The seminar will take place all day Saturday, November 26th and will be followed by a field excursions and further workshops and discussions on indigenous food systems and the EALLU Arctic Cookbook, a delivery the Arctic Council.
Fantastic archival film in Russian about the Association of World Reindeer Herders’ first gathering of reindeer peoples from across the Arctic, held in Tromsø, Norway in 1993. This signalled the beginning of global cooperation between reindeer herders that has continued to this day. The next Congress will be held in Jokkmokk, Sweden, next year.
The Film was made by the Parliamentary Assembly of small-numbered peoples of the North of the Russian Federation and the Author and convener is the President of the Association of Indigenous Small-numbered Peoples of the North of the Russian Federation. The film was written by the late Yeremei Aipin. The Director and cameraman was S. Rakhomyagi
Dead Reindeer, death due to extreme climate event. Photo: Roma Serotetto
From the press release announcing a new paper entitled ‘Sea ice, rain-on-snow and tundra reindeer nomadism in Arctic Russia’ published today in the journal, Biology Letters. You can read the article in full here.
Scientists have interviewed nomadic reindeer herders in the Yamal-Nenets Autonomous Okrug of West Siberia, the world’s most productive reindeer herding region, to look at how global warming is affecting their way of life. While rain-on-snow generally does not cause problems in spring, it can be catastrophic for reindeer in the autumn when rain turns to an ice crust as normal freezing temperatures return. This crust, often several centimetres thick,
prevents the reindeer from feeding on fodder beneath the snow throughout the winter
months. Two extreme weather events in 2006 and 2013 caused mass starvation among the
reindeer herds, and researchers for the first time have linked these extreme weather events
on the coastal mainland in northwest Russia with sea ice loss in the adjoining Barents and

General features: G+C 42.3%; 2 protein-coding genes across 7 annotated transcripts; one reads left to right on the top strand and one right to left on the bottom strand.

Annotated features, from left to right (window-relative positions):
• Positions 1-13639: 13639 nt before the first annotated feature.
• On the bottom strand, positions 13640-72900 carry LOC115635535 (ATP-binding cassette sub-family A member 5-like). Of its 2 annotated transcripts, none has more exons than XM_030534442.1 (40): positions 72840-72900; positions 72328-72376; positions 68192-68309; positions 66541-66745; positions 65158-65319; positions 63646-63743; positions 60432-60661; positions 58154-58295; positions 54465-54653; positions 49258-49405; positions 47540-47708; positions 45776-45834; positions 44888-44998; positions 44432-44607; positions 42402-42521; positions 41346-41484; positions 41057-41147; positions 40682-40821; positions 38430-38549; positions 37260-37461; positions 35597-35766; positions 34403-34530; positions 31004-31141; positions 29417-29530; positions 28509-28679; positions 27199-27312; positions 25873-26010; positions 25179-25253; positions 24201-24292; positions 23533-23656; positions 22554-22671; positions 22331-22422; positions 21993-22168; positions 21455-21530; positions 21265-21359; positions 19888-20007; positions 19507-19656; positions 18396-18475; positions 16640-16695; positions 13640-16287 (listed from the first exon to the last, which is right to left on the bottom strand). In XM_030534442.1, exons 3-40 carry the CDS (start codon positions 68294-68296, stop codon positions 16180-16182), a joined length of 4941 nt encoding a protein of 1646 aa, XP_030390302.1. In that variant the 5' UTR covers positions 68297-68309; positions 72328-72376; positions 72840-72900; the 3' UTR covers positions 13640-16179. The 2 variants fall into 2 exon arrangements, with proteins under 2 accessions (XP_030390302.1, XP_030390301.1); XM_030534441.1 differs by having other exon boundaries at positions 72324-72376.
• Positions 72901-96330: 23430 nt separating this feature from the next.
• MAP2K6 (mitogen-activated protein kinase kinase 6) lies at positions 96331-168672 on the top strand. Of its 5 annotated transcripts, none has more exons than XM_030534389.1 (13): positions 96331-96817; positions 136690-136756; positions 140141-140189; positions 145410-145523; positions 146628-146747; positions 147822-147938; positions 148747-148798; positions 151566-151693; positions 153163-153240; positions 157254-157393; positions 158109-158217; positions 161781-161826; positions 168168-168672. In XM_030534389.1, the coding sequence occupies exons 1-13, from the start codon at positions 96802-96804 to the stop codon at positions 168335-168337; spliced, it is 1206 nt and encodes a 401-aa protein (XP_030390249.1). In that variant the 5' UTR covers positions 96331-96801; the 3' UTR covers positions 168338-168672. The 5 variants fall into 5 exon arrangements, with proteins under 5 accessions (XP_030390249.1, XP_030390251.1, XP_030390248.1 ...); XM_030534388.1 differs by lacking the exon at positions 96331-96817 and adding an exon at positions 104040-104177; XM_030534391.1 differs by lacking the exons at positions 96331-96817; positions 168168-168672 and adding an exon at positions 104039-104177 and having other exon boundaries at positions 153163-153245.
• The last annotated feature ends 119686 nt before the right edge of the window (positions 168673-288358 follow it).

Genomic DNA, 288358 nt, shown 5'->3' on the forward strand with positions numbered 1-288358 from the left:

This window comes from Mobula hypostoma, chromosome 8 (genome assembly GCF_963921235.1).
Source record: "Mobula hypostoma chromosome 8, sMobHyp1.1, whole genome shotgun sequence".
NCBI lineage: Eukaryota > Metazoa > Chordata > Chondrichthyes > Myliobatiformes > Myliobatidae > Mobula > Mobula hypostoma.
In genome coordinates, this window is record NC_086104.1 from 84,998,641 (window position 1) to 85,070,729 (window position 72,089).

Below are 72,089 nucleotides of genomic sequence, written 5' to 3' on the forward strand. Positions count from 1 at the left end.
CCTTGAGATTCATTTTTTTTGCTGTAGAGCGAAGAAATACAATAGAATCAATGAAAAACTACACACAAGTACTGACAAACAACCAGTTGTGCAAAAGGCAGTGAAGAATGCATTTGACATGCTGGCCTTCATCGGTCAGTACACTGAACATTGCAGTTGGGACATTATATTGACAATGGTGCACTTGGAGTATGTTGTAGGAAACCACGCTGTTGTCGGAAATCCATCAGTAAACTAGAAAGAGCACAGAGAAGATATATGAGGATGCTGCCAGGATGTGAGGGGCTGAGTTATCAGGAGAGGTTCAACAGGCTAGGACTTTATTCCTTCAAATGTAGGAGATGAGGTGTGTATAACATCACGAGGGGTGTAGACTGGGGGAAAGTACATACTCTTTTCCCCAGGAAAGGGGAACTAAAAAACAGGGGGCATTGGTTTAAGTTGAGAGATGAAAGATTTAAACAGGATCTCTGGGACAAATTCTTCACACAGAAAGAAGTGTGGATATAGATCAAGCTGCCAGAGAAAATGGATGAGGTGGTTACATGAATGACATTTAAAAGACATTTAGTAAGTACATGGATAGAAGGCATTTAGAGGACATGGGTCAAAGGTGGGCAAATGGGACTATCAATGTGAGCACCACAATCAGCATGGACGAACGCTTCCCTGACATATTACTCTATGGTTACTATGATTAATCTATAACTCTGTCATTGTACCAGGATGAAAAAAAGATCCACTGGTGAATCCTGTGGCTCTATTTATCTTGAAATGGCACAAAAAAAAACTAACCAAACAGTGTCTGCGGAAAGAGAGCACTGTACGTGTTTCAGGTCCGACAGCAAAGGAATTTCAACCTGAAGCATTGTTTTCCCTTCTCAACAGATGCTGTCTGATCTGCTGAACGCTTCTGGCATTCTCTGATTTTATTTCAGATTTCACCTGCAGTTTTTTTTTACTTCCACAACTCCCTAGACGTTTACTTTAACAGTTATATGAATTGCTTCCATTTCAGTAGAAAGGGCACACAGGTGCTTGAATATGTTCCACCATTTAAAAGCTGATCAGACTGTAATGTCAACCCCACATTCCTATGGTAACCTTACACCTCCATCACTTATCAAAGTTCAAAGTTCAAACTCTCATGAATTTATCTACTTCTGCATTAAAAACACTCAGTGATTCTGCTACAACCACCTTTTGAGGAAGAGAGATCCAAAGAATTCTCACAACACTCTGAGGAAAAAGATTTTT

The most recent rain-on-snow event of November 2013 resulted in 61 000 reindeer deaths,
about 22% out of 275 000 reindeer on the Yamal Peninsula, says the paper, which warns
that these events seem to be increasing in severity.
The ICR and WRH team have been in Salekhard, the capital of the Yamal Nenets Autonomous Okrug for the whole week and yesterday, attended an international seminar on the outbreak of anthrax on the Yamal Peninsula this summer. The anthrax outbreak was an event that captured global headlines and aroused significant concern amongst herders and their advocates, as significant reindeer culls have been suggested, and a desire to reduce the number of active herders has also touted. Considerable unease and uncertainty within the livelihood has arisen as a result.
The seminar was a two day event and was opened by the Yamal Governor Dmitry Kobylkin and included presentations by multiple presenters from Russia, Norway, Finland, Sweden, UK, Germany, Canada and the US on various topics including anthrax outbreaks, pastures, reindeer health, education,
From the ICR/WRH team, presentations were made by Svein Mathiesen (“Social- ecological resilience of reindeer husbandry in times of Arctic change”), Johan Mathis Turi (“The role of traditional knowledge and management in the future”) and ICR board member Roza Laptander from the Arctic Centre, Finland, (“Turbulent periods in the history of Yamal reindeer husbandry in stories of tundra dwellers”)
Today the EALLU seminar entitled ‘Traditional Knowledge and Food Culture of Indigenous Peoples of Yamal-Nenets Autonomous Okrug: Towards a Safe and Sustainable Future’. The event was attended by students and youth, along with researchers, the ICR and WRH team and indigenous and political leaders from the Yamal Nenets Automous Okrug.